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Laughing Through the Pain

You know things have taken a strange turn when your biggest fear is that tropical fruit, not cancer, might kill you at any moment.

The chance of breast cancer taking my life after having a bilateral mastectomy is only 2-3%, although that hasn’t stopped me from silently fixating on that number since my surgery in February.

As it turns out, I have bigger fish to fry. Or, rather, lychee.

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In the 10 weeks following my surgery, I have been feeling decidedly zombie-like. Immediately after, I was significantly down and out, although thanks to the wonders of Percocet, Valium and other assorted narcotics, I don’t remember much of it (or anything). As to whether I had any highs after surgery, I will neither admit nor deny it. Mostly because, like Oliver North, I also cannot recall.

My birthday was at the end of April, and it was the one thing to which I was looking forward in my semi-catatonic, drugged, depressed, post-surgery state. Not to getting older (that stopped at around age 22), but to having a weekend that revolved around something decidedly less morbid than the tone that was set for this year when I was diagnosed with breast cancer on Jan. 6. If there were ever a year to celebrate the occasion of my birth, it seemed appropriate that it would be the one when I first seriously contemplated my death.

It was with great zeal that I anticipated the night before my birthday, which is when my friends Alyssa and Jenny took me out on the town. We starting at a lounge for drinks and ended up in the emergency room. Yes, the breast cancer probably won’t kill me. But my food allergies? There seems to be a better-than-decent chance.

For the seventh time in three years, I had an allergic reaction to something I consumed. This time it was to a lychee martini. It was the first lychee I’d ever had, but as soon as my glass was empty, I felt the dreaded, familiar wheeze in my chest when I started wondering if mangoes or tree nuts (my other kryptonites) had somehow made their way into the drink. They hadn’t, but apparently lychees and mangos are distant cousins. Who knew.

“My kid died, she just had cancer and now we’re in the ER so she doesn’t croak on the night before her birthday."

I didn’t say anything at first, as I was too busy feeling my heart break from the evening I knew would be ending just one cocktail in. I snuck a Benadryl out of the purse I carry solely to have my EpiPen handy, and hoped for the best. When things were progressing in the wrong direction, though, I fessed up and we drove to the hospital.

“The last time I was here was when Max had his febrile seizure,” Alyssa said as we entered the ER. A month after that happened, at just 17 months old, Max passed away from a condition called Sudden Unexplained Death in Childhood (SUDC). We burst out laughing. Not because it was funny. But because, seriously?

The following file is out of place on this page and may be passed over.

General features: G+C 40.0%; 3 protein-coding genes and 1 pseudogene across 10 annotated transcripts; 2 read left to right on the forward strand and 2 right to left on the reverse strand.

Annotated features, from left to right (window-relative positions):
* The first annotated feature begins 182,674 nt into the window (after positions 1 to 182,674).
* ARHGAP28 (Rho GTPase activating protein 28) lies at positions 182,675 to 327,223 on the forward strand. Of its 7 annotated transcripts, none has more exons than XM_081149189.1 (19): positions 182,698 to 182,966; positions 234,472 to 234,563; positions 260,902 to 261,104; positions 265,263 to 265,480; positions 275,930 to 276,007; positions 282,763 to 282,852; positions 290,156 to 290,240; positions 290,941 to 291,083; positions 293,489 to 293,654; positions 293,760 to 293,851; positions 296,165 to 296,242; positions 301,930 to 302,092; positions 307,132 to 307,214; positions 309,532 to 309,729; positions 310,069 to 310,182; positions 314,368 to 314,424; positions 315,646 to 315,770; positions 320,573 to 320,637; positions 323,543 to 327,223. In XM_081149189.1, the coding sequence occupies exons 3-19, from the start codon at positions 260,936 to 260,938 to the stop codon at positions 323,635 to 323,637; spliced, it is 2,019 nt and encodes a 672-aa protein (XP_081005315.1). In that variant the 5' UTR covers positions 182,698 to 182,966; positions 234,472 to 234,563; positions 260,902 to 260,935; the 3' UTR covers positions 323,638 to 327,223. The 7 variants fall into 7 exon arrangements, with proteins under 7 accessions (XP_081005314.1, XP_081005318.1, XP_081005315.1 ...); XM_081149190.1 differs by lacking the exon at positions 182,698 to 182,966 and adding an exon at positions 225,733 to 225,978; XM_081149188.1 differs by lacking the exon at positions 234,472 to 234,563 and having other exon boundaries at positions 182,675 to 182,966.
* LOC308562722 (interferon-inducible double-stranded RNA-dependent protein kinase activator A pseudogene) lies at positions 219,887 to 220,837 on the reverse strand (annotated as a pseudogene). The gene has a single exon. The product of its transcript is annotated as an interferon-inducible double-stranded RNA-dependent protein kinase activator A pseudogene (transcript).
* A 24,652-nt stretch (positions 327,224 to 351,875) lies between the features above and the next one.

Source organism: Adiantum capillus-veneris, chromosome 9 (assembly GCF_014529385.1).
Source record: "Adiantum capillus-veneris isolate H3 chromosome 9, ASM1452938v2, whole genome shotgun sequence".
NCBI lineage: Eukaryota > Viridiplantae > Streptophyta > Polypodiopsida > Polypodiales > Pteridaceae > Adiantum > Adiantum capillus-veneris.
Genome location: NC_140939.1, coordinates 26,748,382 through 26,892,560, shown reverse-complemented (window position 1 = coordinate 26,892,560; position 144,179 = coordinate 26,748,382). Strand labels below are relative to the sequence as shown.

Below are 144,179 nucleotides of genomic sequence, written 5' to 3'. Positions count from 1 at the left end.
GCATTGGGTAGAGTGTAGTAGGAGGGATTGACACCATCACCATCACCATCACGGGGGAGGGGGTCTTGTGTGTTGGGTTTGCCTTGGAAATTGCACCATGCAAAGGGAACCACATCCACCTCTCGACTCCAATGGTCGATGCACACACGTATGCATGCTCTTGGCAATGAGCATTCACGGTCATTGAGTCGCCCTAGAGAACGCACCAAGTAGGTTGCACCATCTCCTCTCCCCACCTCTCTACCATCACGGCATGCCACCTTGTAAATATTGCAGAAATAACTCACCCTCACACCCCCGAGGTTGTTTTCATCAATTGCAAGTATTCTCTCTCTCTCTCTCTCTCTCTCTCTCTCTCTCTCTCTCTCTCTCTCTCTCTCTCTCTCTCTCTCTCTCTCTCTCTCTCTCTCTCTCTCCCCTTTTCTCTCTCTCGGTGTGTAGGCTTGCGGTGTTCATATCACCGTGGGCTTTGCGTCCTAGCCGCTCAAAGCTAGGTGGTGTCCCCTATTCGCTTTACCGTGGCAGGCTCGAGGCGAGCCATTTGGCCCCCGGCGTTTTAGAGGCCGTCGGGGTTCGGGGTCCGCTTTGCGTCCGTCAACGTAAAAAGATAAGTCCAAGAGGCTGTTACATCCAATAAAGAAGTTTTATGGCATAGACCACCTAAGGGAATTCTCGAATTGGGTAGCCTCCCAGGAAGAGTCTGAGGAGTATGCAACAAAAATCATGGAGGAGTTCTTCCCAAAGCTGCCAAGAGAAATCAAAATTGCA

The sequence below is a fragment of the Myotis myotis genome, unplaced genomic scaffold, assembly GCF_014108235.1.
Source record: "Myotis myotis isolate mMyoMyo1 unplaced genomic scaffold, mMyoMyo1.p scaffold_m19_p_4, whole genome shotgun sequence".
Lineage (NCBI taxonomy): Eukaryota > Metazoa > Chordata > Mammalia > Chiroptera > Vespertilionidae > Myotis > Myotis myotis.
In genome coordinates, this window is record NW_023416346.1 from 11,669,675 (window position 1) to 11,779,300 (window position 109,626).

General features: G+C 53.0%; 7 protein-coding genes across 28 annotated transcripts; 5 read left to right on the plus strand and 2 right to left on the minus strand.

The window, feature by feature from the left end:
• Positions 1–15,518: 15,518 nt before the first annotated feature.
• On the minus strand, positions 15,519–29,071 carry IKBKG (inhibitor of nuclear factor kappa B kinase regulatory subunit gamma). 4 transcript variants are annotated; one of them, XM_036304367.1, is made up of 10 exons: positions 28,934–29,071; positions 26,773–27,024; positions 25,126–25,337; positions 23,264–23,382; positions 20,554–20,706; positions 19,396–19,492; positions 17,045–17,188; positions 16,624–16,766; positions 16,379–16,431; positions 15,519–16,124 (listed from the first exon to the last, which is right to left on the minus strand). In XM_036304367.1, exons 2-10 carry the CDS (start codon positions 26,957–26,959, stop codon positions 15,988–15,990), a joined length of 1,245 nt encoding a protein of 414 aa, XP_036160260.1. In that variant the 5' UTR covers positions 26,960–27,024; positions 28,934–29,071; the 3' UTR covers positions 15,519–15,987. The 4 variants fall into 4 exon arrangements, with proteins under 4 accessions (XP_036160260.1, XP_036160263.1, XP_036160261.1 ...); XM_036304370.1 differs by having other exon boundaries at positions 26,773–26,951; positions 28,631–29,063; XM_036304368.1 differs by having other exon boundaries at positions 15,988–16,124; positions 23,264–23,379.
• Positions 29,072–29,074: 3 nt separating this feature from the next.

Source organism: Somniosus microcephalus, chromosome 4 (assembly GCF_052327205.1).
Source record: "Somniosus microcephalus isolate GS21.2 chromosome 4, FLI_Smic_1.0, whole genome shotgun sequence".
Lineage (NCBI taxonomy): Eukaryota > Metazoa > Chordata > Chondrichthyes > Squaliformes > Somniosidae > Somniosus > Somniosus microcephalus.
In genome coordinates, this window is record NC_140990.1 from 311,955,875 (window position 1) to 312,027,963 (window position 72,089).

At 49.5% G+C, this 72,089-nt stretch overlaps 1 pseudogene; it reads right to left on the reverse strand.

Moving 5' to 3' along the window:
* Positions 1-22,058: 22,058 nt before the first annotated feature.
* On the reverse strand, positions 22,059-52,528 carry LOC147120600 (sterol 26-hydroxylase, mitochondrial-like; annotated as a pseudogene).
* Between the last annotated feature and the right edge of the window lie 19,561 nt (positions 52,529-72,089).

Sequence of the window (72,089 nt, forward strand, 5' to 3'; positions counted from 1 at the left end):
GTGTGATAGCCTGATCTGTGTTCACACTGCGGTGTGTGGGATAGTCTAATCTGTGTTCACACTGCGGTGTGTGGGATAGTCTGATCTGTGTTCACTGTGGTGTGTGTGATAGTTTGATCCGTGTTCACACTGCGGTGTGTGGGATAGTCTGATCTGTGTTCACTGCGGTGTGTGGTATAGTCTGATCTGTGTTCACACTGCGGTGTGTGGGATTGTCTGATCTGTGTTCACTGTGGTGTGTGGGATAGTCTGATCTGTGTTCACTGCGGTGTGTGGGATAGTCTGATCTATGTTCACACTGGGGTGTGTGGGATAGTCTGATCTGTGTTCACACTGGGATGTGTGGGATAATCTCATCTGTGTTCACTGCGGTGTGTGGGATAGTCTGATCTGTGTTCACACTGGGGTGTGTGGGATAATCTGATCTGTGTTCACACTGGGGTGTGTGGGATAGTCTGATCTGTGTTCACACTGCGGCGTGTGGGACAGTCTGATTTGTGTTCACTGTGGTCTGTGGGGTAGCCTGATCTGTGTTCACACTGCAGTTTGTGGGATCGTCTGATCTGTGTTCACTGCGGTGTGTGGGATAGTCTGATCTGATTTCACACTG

A little while later, when the ER doctor lifted up my gown to see if the allergic rash on my chest and abdomen was dissipating after I’d been shot up with epinephrine and other assorted steroids and antihistamines, he looked alarmed.

“Oh, I had my breasts removed in February,” I explained when I gathered his concern was no longer that a lychee was attempting to hasten my demise. I still startle at the sight of my temporary breasts, so I imagine he did, too.

“No, I’m talking about these,” he said, pointing to the four conspicuous scars on my abdomen where a dermatologist recently removed some suspicious moles.

Ah, yes. Have I mentioned yet that skin cancer is now on the forefront of my radar, too?

A nurse then popped by and told me to fill out a two-page, single-spaced questionnaire so the doctor could attempt to ascertain anything else from which I might have been suffering—you know, besides total and utter defeat. Alyssa took the clipboard and got to work since my writing hand was indisposed from the IV drip.

“Are you experiencing any nausea? Headaches? Penile secretions?” she read from the list.

As we giggled louder and louder at the questions, the nurse returned.

“How much longer will you need to observe me?” I asked her.

She sighed. “I feel bad because I know you want to get back to celebrating, but we just got busy in here and I’m afraid you’ll have to be patient and understanding until we’re ready to discharge you,” she said.

“Look,” Alyssa said. “My kid died, she just had cancer and now we’re in the ER so she doesn’t croak on the night before her birthday. If anyone knows anything about patience and understanding, it’s us. We’ll be fine. Thanks.”

The nurse’s jaw dropped. We started laughing again.

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As Alyssa, Jenny and I left the ER at around 10 that night and they took me to the supermarket to get some over-the-counter remedies to help fight off a secondary attack before depositing me back home, we couldn’t seem to stop laughing. Which, I suppose, in some ways, ended up being a kind of birthday gift in and of itself.

After all, if I can’t laugh at this point for exactly how much I need to appreciate what’s in my glass—half-empty or full (as long as it’s not with lychees)—who can?

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